As the new school year gets underway, here’s some reflection on what may be the current atmosphere of the academic scientific community.
Certain campus professors and theoreticians have cast their lofty claims of climate catastrophe out of the comfort of the credulous classroom and faculty lounge and on to the critical community of the wary general public. The result: substantial resistance.
Many campus scientists are dismayed at what they see as unreasonable skepticism of the scientific establishment and the denial of the edifice of scientific facts that include disastrous global warming resulting from excessive human carbon emissions. In the coming decades, such emissions will apparently doom the planet, according to some high-level sources.
Step off campus and confident predictions of climate calamity are confronted by the world of reality where there are no safe spaces. The reverberations from the college echo chamber are damped by wide-open reality.
Antics, such as marches on Washington for ostensibly protecting scientific integrity, only serve to accent the politics and juvenility involved with modern scientific practice. When you don’t get your way, stomp your feet in unison and shout slick slogans to get the attention of the authorities who distribute your allowance. But, oftentimes that allowance ultimately flows from the taxpayers who are suspicious of grandiose claims.
Popular economist Thomas Sowell observed in his book “Intellectuals and Society” that the population at large “may have vastly more total knowledge — in the mundane sense — than the elites, even if that knowledge is scattered in individually unimpressive fragments among the vast numbers of people” That total knowledge translates into practicality from common experience and common sense.
And, the more knowledge brought to bear on complex challenges such as the connection between human greenhouse gas emissions and long term climate change, the better. After all, society’s problems in general boil down to two conditions ignorance and arrogance. Ignorance, because complete understanding of a situation cannot usually be known; and, arrogance because we think we have complete understanding. This is especially true of future reality.
Those who believe they have all the answers and that it’s the duty of the rest of us to trust them are woefully self-deluded.
A certain amount of trust is warranted from non-experts. That’s reasonable. But, the science wizards’ ability to clearly foresee global temperature response to carbon dioxide emissions that are confounded by other climate factors, such as water vapor variability and solar radiation flux, has been shown to be quite myopic for about two decades now.
But, human brains can skew facts. In the Dec. 3-9, 2016 issue of New Scientist, a general science news weekly magazine from the U.K., the cover story article titled “Seeing Reason” explained how facts can be skewed and how the brain might be corrected to think properly.
As expected, the article in this left-leaning publication zeroed in on the general public’s reluctance to accept the “settled fact” of human-induced climate change.
According to noteworthy psychologists, it seems “motivated reasoning” drives people to reject the “unambiguous” science of climate change which “is happening and human activity is driving it. Yet despite this, and the risks it poses to our descendants, many people still deny it is happening.”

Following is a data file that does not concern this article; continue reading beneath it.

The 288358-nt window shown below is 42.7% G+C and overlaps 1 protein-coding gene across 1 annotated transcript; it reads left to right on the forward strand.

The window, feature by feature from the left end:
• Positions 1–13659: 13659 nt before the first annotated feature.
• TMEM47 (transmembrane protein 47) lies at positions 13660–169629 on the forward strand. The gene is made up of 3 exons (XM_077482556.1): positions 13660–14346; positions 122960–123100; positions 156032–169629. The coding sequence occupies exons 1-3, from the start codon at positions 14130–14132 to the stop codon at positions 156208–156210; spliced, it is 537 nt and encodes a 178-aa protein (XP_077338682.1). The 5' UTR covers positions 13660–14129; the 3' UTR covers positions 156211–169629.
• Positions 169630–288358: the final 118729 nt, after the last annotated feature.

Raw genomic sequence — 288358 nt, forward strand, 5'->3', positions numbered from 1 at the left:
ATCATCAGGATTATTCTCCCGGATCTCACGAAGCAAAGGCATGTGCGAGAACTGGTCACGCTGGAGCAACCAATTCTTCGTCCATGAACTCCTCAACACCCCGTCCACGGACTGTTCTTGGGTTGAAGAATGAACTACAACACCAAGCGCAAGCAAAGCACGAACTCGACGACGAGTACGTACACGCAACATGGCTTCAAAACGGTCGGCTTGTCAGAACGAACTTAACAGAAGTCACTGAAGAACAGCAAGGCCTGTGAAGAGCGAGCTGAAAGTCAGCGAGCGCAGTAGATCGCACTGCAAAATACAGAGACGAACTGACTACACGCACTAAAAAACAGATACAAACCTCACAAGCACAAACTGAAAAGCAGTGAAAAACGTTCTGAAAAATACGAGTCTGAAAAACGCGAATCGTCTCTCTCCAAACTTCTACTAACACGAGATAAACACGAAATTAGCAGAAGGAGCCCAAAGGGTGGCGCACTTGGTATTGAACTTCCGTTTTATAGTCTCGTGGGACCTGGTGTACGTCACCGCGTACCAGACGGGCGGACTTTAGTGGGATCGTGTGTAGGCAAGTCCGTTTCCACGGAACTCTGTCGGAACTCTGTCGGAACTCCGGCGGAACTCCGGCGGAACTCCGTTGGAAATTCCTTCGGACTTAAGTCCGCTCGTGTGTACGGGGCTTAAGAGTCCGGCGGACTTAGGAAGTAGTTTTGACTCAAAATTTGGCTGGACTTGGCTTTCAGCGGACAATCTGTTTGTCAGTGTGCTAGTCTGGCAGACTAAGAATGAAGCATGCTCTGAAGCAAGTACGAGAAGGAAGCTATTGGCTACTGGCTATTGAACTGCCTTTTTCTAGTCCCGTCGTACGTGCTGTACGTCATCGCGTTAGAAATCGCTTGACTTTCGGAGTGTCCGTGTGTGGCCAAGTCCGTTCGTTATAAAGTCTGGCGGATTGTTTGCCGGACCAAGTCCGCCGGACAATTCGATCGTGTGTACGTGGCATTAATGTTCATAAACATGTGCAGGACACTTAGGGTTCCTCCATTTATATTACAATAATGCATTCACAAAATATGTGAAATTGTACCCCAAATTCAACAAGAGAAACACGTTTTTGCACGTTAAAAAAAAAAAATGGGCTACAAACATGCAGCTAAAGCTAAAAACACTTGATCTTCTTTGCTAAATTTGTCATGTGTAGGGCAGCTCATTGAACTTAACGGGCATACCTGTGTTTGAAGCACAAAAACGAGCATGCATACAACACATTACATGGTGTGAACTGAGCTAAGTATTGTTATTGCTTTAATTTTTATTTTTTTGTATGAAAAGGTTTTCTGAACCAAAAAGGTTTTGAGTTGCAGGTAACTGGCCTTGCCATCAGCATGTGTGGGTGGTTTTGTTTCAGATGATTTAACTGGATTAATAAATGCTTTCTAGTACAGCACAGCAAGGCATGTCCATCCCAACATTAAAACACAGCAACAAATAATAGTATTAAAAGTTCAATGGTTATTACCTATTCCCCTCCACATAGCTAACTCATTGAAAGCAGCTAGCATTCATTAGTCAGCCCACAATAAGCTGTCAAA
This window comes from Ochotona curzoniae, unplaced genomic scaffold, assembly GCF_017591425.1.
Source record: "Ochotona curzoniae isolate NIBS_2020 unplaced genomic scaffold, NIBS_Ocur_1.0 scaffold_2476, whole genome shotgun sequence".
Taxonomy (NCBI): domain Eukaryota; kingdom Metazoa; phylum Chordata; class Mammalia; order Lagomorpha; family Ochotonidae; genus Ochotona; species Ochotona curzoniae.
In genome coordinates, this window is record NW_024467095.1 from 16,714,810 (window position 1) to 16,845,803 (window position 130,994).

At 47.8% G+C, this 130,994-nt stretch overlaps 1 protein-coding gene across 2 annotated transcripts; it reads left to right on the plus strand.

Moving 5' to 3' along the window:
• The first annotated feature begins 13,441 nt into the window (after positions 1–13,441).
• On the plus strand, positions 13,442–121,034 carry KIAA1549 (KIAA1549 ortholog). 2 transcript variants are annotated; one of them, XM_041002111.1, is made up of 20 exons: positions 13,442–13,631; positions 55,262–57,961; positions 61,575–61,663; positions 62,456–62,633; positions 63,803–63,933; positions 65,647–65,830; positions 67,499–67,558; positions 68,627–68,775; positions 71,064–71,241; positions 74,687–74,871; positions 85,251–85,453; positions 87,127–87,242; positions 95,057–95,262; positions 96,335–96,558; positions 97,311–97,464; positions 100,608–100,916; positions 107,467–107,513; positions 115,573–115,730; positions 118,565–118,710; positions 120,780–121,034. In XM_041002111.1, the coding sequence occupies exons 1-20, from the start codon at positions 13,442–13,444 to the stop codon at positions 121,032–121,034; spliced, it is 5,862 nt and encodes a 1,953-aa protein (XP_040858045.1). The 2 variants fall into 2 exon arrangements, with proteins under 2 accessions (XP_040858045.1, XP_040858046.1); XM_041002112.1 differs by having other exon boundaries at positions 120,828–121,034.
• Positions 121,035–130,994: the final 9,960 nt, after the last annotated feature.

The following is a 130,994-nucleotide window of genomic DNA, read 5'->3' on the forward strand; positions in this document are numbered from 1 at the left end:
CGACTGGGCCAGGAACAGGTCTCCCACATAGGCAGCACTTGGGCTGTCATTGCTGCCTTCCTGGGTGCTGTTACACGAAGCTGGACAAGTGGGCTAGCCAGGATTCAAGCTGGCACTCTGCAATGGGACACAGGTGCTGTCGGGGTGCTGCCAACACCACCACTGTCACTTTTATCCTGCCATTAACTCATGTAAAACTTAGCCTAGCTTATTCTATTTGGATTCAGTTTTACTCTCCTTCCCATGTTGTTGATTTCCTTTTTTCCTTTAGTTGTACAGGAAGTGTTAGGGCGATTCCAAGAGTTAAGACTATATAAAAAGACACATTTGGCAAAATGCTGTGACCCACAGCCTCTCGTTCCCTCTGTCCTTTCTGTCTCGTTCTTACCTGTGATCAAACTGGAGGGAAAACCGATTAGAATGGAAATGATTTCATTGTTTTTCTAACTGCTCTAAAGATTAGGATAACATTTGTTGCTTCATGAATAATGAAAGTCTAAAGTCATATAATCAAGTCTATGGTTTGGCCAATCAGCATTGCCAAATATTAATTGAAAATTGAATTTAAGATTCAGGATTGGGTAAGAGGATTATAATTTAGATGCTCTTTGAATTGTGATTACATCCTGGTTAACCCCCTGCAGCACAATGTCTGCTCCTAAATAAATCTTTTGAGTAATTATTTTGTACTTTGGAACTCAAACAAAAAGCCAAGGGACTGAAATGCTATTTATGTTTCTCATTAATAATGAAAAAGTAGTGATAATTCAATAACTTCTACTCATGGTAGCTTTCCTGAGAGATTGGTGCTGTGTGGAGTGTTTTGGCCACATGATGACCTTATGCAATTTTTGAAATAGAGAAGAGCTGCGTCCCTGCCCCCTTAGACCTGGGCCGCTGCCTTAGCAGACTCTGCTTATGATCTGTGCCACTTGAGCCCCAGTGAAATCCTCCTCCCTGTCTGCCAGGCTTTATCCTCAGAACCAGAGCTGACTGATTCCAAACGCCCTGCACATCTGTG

Of course, “[T]he major driver, especially in the U.S., is political ideology.”
Interestingly, one Yale University researcher found that, “in contrast to liberals, among conservatives it is the most scientifically literate who are least likely to accept climate change.”
Since probably no thinking person actually denies that climate changes, should anyone wonder why the most scientifically literate conservatives are least likely to accept anthropogenic catastrophic climate change? Could it be that those conservatives who have a more intimate knowledge of science, scientific research and practice, and the like, are better able to sort out fact from fiction and foregone conclusions?
No, not at all. Rather, according to the New Scientist article: “[T]his apparent paradox [of the scientifically literate conservatives being least likely to accept climate change conclusions] comes down to motivated reasoning: the better you are at handling scientific information, the better you’ll be at confirming your own bias and writing off inconvenient truths. In the case of climate-change deniers, studies suggest that motivation is often endorsements of free-market ideology, which fuels objections to the government regulation of business that is required to tackle climate change.”
Really? And, motivation with respect to ideology and politics doesn’t happen with leftist thinkers on the unassailable settled science of climate change? Is it at all possible that the hallowed halls of academia are subject to biases, constrained by leftist ideology and politics, and subject to elitist arrogance?
Campus science elites should at least try replacing patronizing arrogance with humble confidence. After all, there is a chance that elitist knowledge of the state of global climate decades from now might be wrong.
• Anthony J. Sadar is a certified consulting meteorologist and author of “In Global Warming We Trust: Too Big to Fail” (Stairway Press, 2016).